How to Plan a Surprise Birthday Trip to Peru

By 18 March, 2020

For some intrepid travelers, the Republic of Peru is a dream vacation come true. First, take the natural beauty of this South American country. You can explore the Andes Mountains, the Amazon Jungle, the desert, and the beaches. All of it is more or less guaranteed to take your breath away. Second, the evidence of culture is amazing and varied; in some cases it’s representative of thousands of years of history; in others it’s modern and cool, like indie rock bands covering Nirvana songs in Spanish. Before moving ahead, we would suggest you to visit this link for some amazing happy 20th birthday wishes in case you are looking for some nice wishes to wish someone on their 20th birthday.

For these reasons and more, a surprise birthday trip to Peru would be a dream for many kinds of people – from seasoned backpackers to budding world travelers. Imagine the look on that special somebody’s face when, rather than simply inundating them with cool birthday cards (although you should still totally do that), you spring the news that you’ve booked tickets to Peru. What an adventure awaits!

First Things First: The Necessities

Planning a surprise birthday trip to Peru starts with basic necessities. You’ll need plane tickets and passports, and time off from work and other responsibilities. You might want to make sure, if you aren’t already sure, that this special somebody actually really wants to go to Peru and can handle an eight-hour flight. 

You’ll also want to – at the very least – book accommodations for the first night, even if you want much of the trip to be spontaneous. You don’t want to arrive, weary from the flight, in a foreign country and have no idea where you’re staying. That would just cause stress and tension on your relationship. It is also a good rule of thumb to always have a place booked for your last night in a country; it gives you a focus point upon which to set your figurative compass. So, ideally, you should book your first and last nights’ lodgings – as a bare minimum. 

Next, you should plan an itinerary for the trip. This doesn’t have to be set in stone and probably shouldn’t be rigid, because you’re doing this entire planning stage without input from the person you’re booking the trip for. However, a solid, well-researched plan – that can be diverted from – usually makes for a wonderful trip. The “can be diverted from” part of that last sentence is important, but so is the “solid, well-researched” part. In other words, don’t just flip through some websites and be like, “We could go here, I guess.” Find potential lodgings and verify prices/availability. Find things to do and verify the same information. This preparation will do you well even if you wish to be more fluid once you arrive.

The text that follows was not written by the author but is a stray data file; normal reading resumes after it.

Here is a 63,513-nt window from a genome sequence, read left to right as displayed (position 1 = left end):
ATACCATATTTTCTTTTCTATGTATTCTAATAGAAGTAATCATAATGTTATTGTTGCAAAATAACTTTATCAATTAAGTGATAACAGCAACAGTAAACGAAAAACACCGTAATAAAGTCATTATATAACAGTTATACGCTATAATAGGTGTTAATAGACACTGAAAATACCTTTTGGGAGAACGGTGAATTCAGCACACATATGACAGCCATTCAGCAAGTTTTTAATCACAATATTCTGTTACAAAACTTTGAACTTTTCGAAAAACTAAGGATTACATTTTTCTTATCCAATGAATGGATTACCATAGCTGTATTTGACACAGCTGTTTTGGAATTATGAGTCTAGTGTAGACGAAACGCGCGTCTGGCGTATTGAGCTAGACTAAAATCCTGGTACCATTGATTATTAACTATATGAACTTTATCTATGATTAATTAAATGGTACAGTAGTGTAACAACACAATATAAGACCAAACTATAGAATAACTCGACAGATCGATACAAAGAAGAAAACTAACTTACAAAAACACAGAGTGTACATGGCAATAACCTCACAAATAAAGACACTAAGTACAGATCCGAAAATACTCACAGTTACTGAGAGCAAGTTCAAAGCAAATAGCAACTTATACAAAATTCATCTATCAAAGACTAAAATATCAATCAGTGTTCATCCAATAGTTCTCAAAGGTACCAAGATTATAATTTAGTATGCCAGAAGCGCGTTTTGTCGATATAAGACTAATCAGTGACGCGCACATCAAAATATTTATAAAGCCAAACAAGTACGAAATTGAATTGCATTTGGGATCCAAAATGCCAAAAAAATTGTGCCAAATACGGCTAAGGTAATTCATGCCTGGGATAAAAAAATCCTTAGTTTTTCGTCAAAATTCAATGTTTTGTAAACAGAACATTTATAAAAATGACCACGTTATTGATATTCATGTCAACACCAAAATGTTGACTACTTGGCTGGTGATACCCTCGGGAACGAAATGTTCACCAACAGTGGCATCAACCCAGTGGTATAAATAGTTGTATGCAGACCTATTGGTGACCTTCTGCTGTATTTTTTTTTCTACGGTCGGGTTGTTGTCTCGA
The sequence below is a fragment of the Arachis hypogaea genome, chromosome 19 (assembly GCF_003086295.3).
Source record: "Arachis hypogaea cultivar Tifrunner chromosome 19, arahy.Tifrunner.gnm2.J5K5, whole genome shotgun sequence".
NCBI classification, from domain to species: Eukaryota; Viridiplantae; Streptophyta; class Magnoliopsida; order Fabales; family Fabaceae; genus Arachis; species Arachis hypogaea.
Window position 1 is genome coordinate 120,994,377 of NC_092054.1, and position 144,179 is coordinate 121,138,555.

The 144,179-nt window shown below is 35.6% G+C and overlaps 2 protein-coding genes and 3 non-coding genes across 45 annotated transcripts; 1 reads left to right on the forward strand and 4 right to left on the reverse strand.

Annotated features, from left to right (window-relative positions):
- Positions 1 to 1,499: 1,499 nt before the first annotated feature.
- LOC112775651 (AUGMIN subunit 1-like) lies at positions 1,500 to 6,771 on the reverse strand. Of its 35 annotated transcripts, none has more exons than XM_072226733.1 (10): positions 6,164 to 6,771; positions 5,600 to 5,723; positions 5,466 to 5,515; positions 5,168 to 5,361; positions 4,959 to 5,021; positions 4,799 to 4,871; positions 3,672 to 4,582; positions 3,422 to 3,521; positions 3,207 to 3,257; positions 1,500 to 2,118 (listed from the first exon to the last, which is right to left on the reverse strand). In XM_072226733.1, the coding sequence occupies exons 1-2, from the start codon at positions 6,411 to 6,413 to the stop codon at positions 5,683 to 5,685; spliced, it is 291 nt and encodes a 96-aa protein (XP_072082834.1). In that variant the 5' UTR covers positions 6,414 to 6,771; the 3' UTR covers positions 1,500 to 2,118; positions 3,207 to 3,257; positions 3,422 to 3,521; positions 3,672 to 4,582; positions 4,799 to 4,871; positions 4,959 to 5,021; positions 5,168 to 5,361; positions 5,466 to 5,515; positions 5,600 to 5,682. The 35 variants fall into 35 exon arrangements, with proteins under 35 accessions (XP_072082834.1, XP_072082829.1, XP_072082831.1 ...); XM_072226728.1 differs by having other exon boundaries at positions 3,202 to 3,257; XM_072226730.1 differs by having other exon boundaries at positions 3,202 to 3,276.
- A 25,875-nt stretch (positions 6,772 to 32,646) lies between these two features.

And Now: Things to Do in Peru

This portion of the planning stage totally depends on who you are and what your comfort level is. For example, some people travel to Peru on a spiritual journey. Part of this journey is realised through the exploration of nature, and part of it is realised through the ingestion of psychedelic substances. Many travellers come to Peru to take a dose of San Pedro cactus. It is helpful – possibly even crucial – to do this with an experienced guide who will make sure you take the correct dosage. The effects of the plant can last up to 15 hours, and can provide a spiritual experience that some believe will help them discover the path they’re supposed to be on. Others believe that the cactus can help cope with ongoing issues such as PTSD. (This isn’t an endorsement of ingesting San Pedro Cactus – merely a report of why some travellers to Peru go after it.)

Still others visit Peru for archaeological and anthropological reasons, and even more visit just to snap a social media photo in the beautiful mountains. Whatever your reason, you’re bound to find a memorable adventure in Peru that you can share with your special someone. Be sure to do your research and to plan carefully so that you can enjoy the best possible exploration of that South American country. 

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